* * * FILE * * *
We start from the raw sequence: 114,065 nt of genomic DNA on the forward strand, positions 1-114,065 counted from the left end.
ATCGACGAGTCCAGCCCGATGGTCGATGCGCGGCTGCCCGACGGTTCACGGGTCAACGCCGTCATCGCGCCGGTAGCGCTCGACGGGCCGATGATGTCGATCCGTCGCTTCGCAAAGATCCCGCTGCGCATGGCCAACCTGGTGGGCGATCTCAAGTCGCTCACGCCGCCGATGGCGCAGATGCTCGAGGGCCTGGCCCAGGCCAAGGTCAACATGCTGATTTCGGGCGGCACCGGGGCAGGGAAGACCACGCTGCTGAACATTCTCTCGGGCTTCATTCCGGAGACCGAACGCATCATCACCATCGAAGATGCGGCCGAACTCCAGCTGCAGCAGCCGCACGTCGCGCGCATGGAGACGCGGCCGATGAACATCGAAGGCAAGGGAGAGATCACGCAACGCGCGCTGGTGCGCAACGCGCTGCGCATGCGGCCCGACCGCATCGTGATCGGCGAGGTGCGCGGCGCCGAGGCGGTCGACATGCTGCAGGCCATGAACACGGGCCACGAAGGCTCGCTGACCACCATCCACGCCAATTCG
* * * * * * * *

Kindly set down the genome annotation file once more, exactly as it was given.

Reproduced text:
We start from the raw sequence: 114,065 nt of genomic DNA on the forward strand, positions 1-114,065 counted from the left end.
ATCGACGAGTCCAGCCCGATGGTCGATGCGCGGCTGCCCGACGGTTCACGGGTCAACGCCGTCATCGCGCCGGTAGCGCTCGACGGGCCGATGATGTCGATCCGTCGCTTCGCAAAGATCCCGCTGCGCATGGCCAACCTGGTGGGCGATCTCAAGTCGCTCACGCCGCCGATGGCGCAGATGCTCGAGGGCCTGGCCCAGGCCAAGGTCAACATGCTGATTTCGGGCGGCACCGGGGCAGGGAAGACCACGCTGCTGAACATTCTCTCGGGCTTCATTCCGGAGACCGAACGCATCATCACCATCGAAGATGCGGCCGAACTCCAGCTGCAGCAGCCGCACGTCGCGCGCATGGAGACGCGGCCGATGAACATCGAAGGCAAGGGAGAGATCACGCAACGCGCGCTGGTGCGCAACGCGCTGCGCATGCGGCCCGACCGCATCGTGATCGGCGAGGTGCGCGGCGCCGAGGCGGTCGACATGCTGCAGGCCATGAACACGGGCCACGAAGGCTCGCTGACCACCATCCACGCCAATTCG